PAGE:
So, if you’re making a radical career jump, then it’s going to be a tough sell to convince the Columbia adcom that you can do it without the advantage of the standard internship experience. That’s really the whole point of the internship, you know: To get you ready for the big post-MBA job that you’re angling for. If you currently don’t have much to build on, in terms of industry or function experience, then it’s not going to be so easy to convince an employer to take that risk on you – especially when you’ll be competing with all the full-time MBAs who DID do the internship (both the ones at Columbia, and at every other school that the recruiter is interviewing at).
However, if you’re using the MBA to advance your existing career path, to jumpstart your advancement in your current industry – say, you’re in PE and want to go back to PE – then the J-Term is absolutely perfect for you.
If you’re already in financial services in some capacity, then we can also see a potentially viable pitch to use the J-Term to transition to another niche within financial services.
Or, if you intend to start a business through the MBA experience, voila. J-Term.
And if you’re lucky enough to be sponsored by your current employer and you will be headed back to them after graduation: J-Term.
Someone ready to join their family business after bschool: J-Term.
And finally: Any true go-getter who is a networking genius and is at the top of his or her field already, who knows how to be the mover and shaker and everyday rainmaker and has accrued some valuable research and CONNECTIONS in her intended target sector… We can see how possibly a J-Term pitch could work out for you, too. Though that one is definitely a case-by-case basis sort of thing.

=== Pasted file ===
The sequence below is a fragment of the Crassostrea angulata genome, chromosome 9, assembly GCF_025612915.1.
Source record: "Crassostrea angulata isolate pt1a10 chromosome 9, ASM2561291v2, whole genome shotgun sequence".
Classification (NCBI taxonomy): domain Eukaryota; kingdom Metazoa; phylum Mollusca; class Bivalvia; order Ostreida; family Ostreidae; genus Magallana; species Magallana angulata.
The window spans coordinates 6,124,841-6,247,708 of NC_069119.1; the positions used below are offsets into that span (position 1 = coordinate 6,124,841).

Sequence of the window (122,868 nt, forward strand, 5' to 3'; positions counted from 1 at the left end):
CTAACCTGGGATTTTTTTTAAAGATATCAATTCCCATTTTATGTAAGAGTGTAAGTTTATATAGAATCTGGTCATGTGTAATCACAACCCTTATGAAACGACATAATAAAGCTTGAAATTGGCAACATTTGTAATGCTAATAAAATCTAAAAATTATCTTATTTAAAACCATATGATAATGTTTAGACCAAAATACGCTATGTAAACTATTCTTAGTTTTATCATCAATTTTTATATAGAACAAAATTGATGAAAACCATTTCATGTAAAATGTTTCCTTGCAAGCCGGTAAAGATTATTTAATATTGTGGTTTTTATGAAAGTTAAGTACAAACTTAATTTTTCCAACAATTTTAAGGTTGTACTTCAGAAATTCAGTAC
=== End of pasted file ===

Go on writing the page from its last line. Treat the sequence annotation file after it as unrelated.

We specifically wanted to offer some advice for anyone who tried for Columbia August Start last season and didn’t make it, who is now thinking that maybe the J-Term is a better fit:
If you have questions on your situation and whether this might be the program for you, feel free to leave them in the comments section, we’re happy to serve as an initial sounding board.
Columbia candidates, J-Term and otherwise, it’s time to get started!
In what is a totally understandable impulse, we frequently get BSers asking us what career goals are “best” to use in their MBA essays. It comes up over and over again. We know where that question comes from. When faced with the task of applying to bschool, it seems that you’re dealing with one test…
We spoke recently about the Personal Statement as part of an application to many (non-MBA) master’s programs, and voila! A Brave Supplicant has surfaced with a draft they want to be snarked up. This is for one of the Master of Science programs at the London School of Economics (good school!), in this case their…
This is the second chunk of our recent plea for help and EssaySnark’s reaction to a Brave Supplicant’s worries about trying to transition from engineering to finance: My question is: I really have to get this MBA to enhance my career growth now. With my [specialty deleted] background, what is the most advisable path for…